FDA Says Oat And Almond Alternatives Can Be Called Milk

Advocates for the dairy industry were dealt a blow this week with a draft ruling from the Food and Drug Administration. After years of gathering public input on the matter, the FDA says that plant-based drinks made from sources like almonds, oats, and soybeans may continue to be labeled as milk. 

Despite assertions from the dairy industry that labeling these plant-based drinks as milk was confusing and misleading to consumers, the FDA disagrees. In their draft ruling they share that their findings show, "consumers generally understand that PBMA [plant-based milk alternatives] do not contain milk and choose PBMA because they are not milk."   

Though a decades-old debate, the issue of how to label plant-based milks began to heat up in 2017 when Wisconsin Senator Tammy Baldwin proposed the DAIRY-PRIDE act, legislation that would define milk as animal-based only. The FDA commissioner at the time, Scott Gottlieb M.D., agreed and also sought to restrict the plant-based industry from labeling their products as milk. At a 2018 summit, Gottlieb famously snarked, "An almond doesn't lactate." (Via POLITICO.)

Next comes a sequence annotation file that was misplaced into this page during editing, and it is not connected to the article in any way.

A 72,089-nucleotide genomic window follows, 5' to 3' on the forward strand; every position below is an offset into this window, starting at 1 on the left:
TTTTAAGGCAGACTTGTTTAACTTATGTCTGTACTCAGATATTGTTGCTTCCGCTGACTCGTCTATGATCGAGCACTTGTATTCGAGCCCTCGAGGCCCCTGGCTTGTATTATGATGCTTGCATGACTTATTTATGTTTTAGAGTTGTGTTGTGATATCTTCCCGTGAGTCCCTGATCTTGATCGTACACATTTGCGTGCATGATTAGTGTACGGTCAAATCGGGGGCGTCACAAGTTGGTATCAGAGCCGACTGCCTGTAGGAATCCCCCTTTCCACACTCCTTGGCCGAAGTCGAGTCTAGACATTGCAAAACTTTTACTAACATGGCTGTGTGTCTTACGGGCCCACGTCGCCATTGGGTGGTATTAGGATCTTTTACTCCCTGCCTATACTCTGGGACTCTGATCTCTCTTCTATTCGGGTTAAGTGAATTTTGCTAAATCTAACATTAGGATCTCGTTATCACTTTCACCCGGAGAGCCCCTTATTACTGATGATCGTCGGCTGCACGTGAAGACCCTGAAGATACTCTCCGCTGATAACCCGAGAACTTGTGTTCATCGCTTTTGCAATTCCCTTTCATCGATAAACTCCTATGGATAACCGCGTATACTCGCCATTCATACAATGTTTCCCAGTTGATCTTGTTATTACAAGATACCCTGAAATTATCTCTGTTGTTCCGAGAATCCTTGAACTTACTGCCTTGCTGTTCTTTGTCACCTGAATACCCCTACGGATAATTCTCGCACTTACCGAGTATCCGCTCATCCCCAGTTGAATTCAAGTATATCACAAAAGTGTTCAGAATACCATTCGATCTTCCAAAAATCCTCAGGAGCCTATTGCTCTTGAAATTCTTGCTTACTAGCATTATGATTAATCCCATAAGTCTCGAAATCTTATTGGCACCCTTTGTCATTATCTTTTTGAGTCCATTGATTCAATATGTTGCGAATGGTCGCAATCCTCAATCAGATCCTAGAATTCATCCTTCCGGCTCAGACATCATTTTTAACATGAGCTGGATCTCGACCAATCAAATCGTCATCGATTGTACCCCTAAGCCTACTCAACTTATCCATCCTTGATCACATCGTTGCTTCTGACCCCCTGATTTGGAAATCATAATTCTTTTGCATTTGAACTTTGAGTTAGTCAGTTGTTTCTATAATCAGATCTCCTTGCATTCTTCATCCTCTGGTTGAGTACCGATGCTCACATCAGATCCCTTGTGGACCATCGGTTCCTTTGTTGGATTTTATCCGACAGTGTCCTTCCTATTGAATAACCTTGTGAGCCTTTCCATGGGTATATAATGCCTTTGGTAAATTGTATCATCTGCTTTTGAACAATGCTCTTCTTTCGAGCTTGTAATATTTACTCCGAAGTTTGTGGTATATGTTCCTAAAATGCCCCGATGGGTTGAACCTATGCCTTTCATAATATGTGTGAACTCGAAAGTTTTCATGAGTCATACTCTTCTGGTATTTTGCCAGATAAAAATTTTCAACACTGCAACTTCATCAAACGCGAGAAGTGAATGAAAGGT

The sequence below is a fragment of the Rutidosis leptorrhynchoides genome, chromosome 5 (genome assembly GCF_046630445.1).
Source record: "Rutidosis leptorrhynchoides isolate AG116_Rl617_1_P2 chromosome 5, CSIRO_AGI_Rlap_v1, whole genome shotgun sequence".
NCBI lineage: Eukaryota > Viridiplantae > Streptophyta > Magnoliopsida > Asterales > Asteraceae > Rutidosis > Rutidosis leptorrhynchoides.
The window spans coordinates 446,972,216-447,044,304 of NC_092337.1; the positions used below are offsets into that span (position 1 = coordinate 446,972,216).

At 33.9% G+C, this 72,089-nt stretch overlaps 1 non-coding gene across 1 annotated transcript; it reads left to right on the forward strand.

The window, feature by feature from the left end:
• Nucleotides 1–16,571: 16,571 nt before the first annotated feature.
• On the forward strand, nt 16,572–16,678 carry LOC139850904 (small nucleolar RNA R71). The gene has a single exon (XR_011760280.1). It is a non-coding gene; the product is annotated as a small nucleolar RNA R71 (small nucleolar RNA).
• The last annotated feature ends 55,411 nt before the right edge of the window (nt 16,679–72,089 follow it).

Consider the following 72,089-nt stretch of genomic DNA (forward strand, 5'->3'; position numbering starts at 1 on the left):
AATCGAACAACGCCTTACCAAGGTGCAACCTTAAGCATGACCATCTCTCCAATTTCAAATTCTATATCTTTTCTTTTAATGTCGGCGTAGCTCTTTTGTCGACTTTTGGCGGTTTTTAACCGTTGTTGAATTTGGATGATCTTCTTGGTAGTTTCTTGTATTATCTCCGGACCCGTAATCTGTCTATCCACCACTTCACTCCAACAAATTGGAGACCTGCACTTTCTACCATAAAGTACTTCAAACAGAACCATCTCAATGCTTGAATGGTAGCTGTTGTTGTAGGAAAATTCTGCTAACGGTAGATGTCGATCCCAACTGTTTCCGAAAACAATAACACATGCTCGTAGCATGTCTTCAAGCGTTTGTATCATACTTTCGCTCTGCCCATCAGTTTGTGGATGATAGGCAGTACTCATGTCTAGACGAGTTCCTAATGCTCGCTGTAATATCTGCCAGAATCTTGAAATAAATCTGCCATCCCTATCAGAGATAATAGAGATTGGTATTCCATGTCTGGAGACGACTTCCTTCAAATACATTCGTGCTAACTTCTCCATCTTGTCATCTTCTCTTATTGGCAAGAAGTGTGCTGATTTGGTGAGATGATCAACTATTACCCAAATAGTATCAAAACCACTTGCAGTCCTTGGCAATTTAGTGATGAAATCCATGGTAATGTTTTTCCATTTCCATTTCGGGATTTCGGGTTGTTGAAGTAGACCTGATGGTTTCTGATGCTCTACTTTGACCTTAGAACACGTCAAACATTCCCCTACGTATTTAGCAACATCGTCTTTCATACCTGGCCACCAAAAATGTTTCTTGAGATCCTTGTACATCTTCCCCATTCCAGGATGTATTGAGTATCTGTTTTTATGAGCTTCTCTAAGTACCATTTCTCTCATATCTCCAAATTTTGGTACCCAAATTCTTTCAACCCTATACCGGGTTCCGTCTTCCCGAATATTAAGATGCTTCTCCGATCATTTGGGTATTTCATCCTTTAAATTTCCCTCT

The FDA and dairy industry seem to agree on one point

In making their case for the FDA to limit the use of the term "milk," one of the arguments made by dairy advocates was that consumers would make the assumption that dairy milk and plant-based milk have the same levels of nutrients. Former FDA commissioner Scott Gottlieb even tried to make the case that some instances of malnutrition in children were linked to plant-based milk alternatives that contained less protein and vitamin D than dairy milk. 

Though the draft statement from the FDA takes no stand on whether one kind of milk is healthier than the other, they do seem to agree with dairy advocates that understanding the nutritional differences between dairy and nondairy milk is a challenge for shoppers. So while they'll allow plant-based alternatives to be labeled as milk, they're also recommending that the packaging now include "a voluntary nutrient statement that conveys how the product compares with milk." For example, how much calcium a plant-based milk has as compared to dairy milk. 

The greatest concern to the dairy industry, of course, is the potential loss of profits as more and more people in the U.S. add plant-based dairy alternatives to their diets. So it would seem that restricting how and when something can be called milk is unlikely to significantly slow down that trend.